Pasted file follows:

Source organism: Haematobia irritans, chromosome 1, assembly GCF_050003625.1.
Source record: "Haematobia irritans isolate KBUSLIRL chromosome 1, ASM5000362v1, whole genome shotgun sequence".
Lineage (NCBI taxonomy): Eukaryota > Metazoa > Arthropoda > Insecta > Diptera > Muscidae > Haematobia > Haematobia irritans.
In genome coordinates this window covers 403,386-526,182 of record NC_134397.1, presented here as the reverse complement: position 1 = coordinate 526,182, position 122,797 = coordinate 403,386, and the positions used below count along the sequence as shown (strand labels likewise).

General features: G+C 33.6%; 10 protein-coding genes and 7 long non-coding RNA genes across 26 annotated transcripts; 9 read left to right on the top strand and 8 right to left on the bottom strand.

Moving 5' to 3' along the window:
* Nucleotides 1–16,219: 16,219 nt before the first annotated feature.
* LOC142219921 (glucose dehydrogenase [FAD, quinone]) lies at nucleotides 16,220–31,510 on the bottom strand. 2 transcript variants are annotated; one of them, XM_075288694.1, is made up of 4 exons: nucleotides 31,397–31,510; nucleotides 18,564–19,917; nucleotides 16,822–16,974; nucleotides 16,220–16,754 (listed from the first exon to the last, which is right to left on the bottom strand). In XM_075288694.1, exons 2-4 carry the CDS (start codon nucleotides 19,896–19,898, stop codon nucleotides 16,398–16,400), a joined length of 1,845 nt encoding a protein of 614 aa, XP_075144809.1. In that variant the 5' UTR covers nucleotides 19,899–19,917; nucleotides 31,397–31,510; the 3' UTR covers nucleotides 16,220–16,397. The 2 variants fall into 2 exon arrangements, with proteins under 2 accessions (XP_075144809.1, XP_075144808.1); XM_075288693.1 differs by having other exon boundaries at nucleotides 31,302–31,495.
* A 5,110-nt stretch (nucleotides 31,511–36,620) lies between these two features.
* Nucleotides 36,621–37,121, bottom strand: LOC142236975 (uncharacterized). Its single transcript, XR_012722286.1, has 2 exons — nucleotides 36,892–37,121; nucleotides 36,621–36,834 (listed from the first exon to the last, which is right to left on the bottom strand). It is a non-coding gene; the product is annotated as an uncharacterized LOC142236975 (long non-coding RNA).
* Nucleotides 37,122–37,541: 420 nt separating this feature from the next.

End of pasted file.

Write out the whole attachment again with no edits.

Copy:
Source organism: Haematobia irritans, chromosome 1, assembly GCF_050003625.1.
Source record: "Haematobia irritans isolate KBUSLIRL chromosome 1, ASM5000362v1, whole genome shotgun sequence".
Lineage (NCBI taxonomy): Eukaryota > Metazoa > Arthropoda > Insecta > Diptera > Muscidae > Haematobia > Haematobia irritans.
In genome coordinates this window covers 403,386-526,182 of record NC_134397.1, presented here as the reverse complement: position 1 = coordinate 526,182, position 122,797 = coordinate 403,386, and the positions used below count along the sequence as shown (strand labels likewise).

General features: G+C 33.6%; 10 protein-coding genes and 7 long non-coding RNA genes across 26 annotated transcripts; 9 read left to right on the top strand and 8 right to left on the bottom strand.

Moving 5' to 3' along the window:
* Nucleotides 1–16,219: 16,219 nt before the first annotated feature.
* LOC142219921 (glucose dehydrogenase [FAD, quinone]) lies at nucleotides 16,220–31,510 on the bottom strand. 2 transcript variants are annotated; one of them, XM_075288694.1, is made up of 4 exons: nucleotides 31,397–31,510; nucleotides 18,564–19,917; nucleotides 16,822–16,974; nucleotides 16,220–16,754 (listed from the first exon to the last, which is right to left on the bottom strand). In XM_075288694.1, exons 2-4 carry the CDS (start codon nucleotides 19,896–19,898, stop codon nucleotides 16,398–16,400), a joined length of 1,845 nt encoding a protein of 614 aa, XP_075144809.1. In that variant the 5' UTR covers nucleotides 19,899–19,917; nucleotides 31,397–31,510; the 3' UTR covers nucleotides 16,220–16,397. The 2 variants fall into 2 exon arrangements, with proteins under 2 accessions (XP_075144809.1, XP_075144808.1); XM_075288693.1 differs by having other exon boundaries at nucleotides 31,302–31,495.
* A 5,110-nt stretch (nucleotides 31,511–36,620) lies between these two features.
* Nucleotides 36,621–37,121, bottom strand: LOC142236975 (uncharacterized). Its single transcript, XR_012722286.1, has 2 exons — nucleotides 36,892–37,121; nucleotides 36,621–36,834 (listed from the first exon to the last, which is right to left on the bottom strand). It is a non-coding gene; the product is annotated as an uncharacterized LOC142236975 (long non-coding RNA).
* Nucleotides 37,122–37,541: 420 nt separating this feature from the next.